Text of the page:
DEPUTY DIRECTOR – GLOBAL NEWS COORDINATION, LONDON
From THE ASSOCIATED PRESS.
Media www.rajawalisiber.com – President Joe Biden has served notice that America’s war on COVID-19 is under new command, promising a fraught nation progress to reduce infections and lift the siege it has endured for nearly a year.
The United States has now suffered over 410,000 deaths, more than the U.S. losses in World War II.
Biden’s national strategy will ramp up vaccinations and testing, reopen schools and businesses and increase the use of masks. It also includes a requirement that Americans mask up for travel. A key goal is to administer 100 million coronavirus shots in 100 days.
He signed 10 virus-related executive orders with the nation deep in the deadliest wave of the pandemic and facing worrisome new mutations, Ricardo Alonso-Zaldivar and Zeke Miller report.
While Biden has vowed to take more aggressive measures than his predecessor to contain the virus, he faces steep obstacles, including uncertainty over whether congressional Republicans will help pass his $1.9 trillion coronavirus package.
“We didn’t get into this mess overnight, and it will take months to turn this around,” Biden said at the White House. But then, looking directly into the TV camera, Biden declared: “To a nation waiting for action, let me be clear on this point: Help is on the way.”
The Economy: Biden plans to sign two executive orders today that would increase food aid, protect jobseekers on unemployment and clear a path for federal workers and contractors to get a $15 minimum wage. The actions are an effort to rush financial relief to millions of Americans hurt by the fallout from the pandemic, while Congress begins to consider and debate the stimulus package proposed by Biden. You can follow all developments on that later here.
White House: The clearest sign that there’s a new boss at the White House is the deference being paid to coronavirus public health guidelines. Testing wristbands are in. Mask-wearing is mandatory. Desks are socially distanced. While the Trump administration was known for ignoring public safety guidelines, the Biden team has made a point of adhering to the same strict guidelines they’re counseling Americans to follow to help stem the spread of the virus. It’s part of an overall effort by Biden to lead by example on the pandemic, an ethos that carries over from his campaign and transition. Alexandra Jaffe and Zeke Miller report.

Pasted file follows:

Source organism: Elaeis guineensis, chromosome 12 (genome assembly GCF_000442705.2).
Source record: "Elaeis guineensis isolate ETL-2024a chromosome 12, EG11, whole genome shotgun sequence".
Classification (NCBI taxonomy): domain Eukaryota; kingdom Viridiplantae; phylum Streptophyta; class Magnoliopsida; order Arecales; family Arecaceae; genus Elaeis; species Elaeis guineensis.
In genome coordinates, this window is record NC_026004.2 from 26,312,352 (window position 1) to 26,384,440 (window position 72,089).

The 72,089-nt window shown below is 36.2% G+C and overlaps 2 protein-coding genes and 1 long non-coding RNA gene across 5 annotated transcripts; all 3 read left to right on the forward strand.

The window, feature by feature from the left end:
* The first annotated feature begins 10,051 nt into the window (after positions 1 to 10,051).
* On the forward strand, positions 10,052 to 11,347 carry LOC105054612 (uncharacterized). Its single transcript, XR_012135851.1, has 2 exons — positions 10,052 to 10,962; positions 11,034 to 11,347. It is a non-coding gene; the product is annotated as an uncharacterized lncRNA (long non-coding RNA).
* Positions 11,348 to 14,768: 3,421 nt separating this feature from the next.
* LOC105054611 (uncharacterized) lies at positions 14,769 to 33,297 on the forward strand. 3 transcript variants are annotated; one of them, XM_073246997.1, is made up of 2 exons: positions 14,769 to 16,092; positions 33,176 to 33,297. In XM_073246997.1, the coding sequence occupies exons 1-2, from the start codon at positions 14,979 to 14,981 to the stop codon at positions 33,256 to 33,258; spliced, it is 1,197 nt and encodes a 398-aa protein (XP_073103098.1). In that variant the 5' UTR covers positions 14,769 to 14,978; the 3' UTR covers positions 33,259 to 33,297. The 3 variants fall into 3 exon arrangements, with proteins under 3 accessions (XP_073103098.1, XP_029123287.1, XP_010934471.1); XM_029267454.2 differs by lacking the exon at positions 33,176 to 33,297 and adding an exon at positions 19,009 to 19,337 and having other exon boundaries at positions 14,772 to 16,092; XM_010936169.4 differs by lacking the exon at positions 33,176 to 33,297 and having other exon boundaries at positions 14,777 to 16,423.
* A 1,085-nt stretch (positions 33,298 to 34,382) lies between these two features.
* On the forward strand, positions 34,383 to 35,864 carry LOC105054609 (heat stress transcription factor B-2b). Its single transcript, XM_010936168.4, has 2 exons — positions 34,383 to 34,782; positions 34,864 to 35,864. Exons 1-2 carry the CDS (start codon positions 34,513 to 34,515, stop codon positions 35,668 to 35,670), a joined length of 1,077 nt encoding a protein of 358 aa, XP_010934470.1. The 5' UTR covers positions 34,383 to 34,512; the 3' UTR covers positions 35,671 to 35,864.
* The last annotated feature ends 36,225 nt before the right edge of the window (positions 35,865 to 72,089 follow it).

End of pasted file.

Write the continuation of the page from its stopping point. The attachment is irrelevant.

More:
Dr. Fauci: After surviving nearly a year of darts and undermining comments from Donald Trump, Dr. Anthony Fauci is back and unleashed. He now speaks with the authority of the White House again. The doctor called it “liberating” to be backed by a science-friendly administration that has embraced his recommendations to battle COVID-19. And Fauci made clear that he believes the new administration will not trade in the mixed messages that so often came from the Trump White House, where scientific fact was often obscured by the president’s political agenda, Jonathan Lemire reports.
Border Wall: Biden has ordered a “pause” on all border wall construction, one of 17 executive orders issued his first day in office. The move leaves billions of dollars in unfinished work under contract after his predecessor worked feverishly to successfully to build 450 miles. A Senate aide tells the AP that the government has spent $6.1 billion of $10.8 billion under contract. The full amount under contract would have extended Trump’s wall to 664 miles. The Biden administration will negotiate cancellation fees and and look into whether what’s left can be spent elsewhere, Elliot Spagat reports from San Diego.
Impeachment: Senate Republican leader Mitch McConnell wants to postpone Trump’s impeachment trial until February to give the former president time to prepare and review his case. The idea could appeal to some Senate Democrats, who are eager to spend time confirming Biden’s Cabinet nominees. The House impeached Trump on a single charge of incitement of insurrection for the deadly attack on the Capitol. House Speaker Nancy Pelosi said the trial has to happen even though Trump has left office so that there is accountability, Mary Clare Jalonick and Lisa Mascaro report.